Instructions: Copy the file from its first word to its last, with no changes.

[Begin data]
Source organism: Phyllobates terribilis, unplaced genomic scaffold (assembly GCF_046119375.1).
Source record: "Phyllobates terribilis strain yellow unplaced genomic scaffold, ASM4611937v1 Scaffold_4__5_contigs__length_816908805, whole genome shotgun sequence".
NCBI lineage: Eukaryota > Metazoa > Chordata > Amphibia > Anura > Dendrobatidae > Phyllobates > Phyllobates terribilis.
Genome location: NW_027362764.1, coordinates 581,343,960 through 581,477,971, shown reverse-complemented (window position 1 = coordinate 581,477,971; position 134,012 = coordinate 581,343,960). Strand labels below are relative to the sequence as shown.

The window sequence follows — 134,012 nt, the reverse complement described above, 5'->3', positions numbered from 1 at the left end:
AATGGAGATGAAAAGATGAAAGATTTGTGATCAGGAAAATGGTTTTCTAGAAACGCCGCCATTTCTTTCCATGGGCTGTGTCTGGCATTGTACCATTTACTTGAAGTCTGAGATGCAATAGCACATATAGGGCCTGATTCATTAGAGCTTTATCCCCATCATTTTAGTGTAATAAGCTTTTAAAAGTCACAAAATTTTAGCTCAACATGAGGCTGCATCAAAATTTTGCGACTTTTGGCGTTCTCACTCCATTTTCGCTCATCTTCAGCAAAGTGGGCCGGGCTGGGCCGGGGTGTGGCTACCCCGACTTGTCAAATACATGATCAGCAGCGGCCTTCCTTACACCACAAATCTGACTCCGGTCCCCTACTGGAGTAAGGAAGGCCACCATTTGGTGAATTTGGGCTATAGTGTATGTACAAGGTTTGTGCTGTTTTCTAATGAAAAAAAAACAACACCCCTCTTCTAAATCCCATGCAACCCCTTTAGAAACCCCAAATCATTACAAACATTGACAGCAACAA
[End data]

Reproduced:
Source organism: Phyllobates terribilis, unplaced genomic scaffold (assembly GCF_046119375.1).
Source record: "Phyllobates terribilis strain yellow unplaced genomic scaffold, ASM4611937v1 Scaffold_4__5_contigs__length_816908805, whole genome shotgun sequence".
NCBI lineage: Eukaryota > Metazoa > Chordata > Amphibia > Anura > Dendrobatidae > Phyllobates > Phyllobates terribilis.
Genome location: NW_027362764.1, coordinates 581,343,960 through 581,477,971, shown reverse-complemented (window position 1 = coordinate 581,477,971; position 134,012 = coordinate 581,343,960). Strand labels below are relative to the sequence as shown.

The window sequence follows — 134,012 nt, the reverse complement described above, 5'->3', positions numbered from 1 at the left end:
AATGGAGATGAAAAGATGAAAGATTTGTGATCAGGAAAATGGTTTTCTAGAAACGCCGCCATTTCTTTCCATGGGCTGTGTCTGGCATTGTACCATTTACTTGAAGTCTGAGATGCAATAGCACATATAGGGCCTGATTCATTAGAGCTTTATCCCCATCATTTTAGTGTAATAAGCTTTTAAAAGTCACAAAATTTTAGCTCAACATGAGGCTGCATCAAAATTTTGCGACTTTTGGCGTTCTCACTCCATTTTCGCTCATCTTCAGCAAAGTGGGCCGGGCTGGGCCGGGGTGTGGCTACCCCGACTTGTCAAATACATGATCAGCAGCGGCCTTCCTTACACCACAAATCTGACTCCGGTCCCCTACTGGAGTAAGGAAGGCCACCATTTGGTGAATTTGGGCTATAGTGTATGTACAAGGTTTGTGCTGTTTTCTAATGAAAAAAAAACAACACCCCTCTTCTAAATCCCATGCAACCCCTTTAGAAACCCCAAATCATTACAAACATTGACAGCAACAA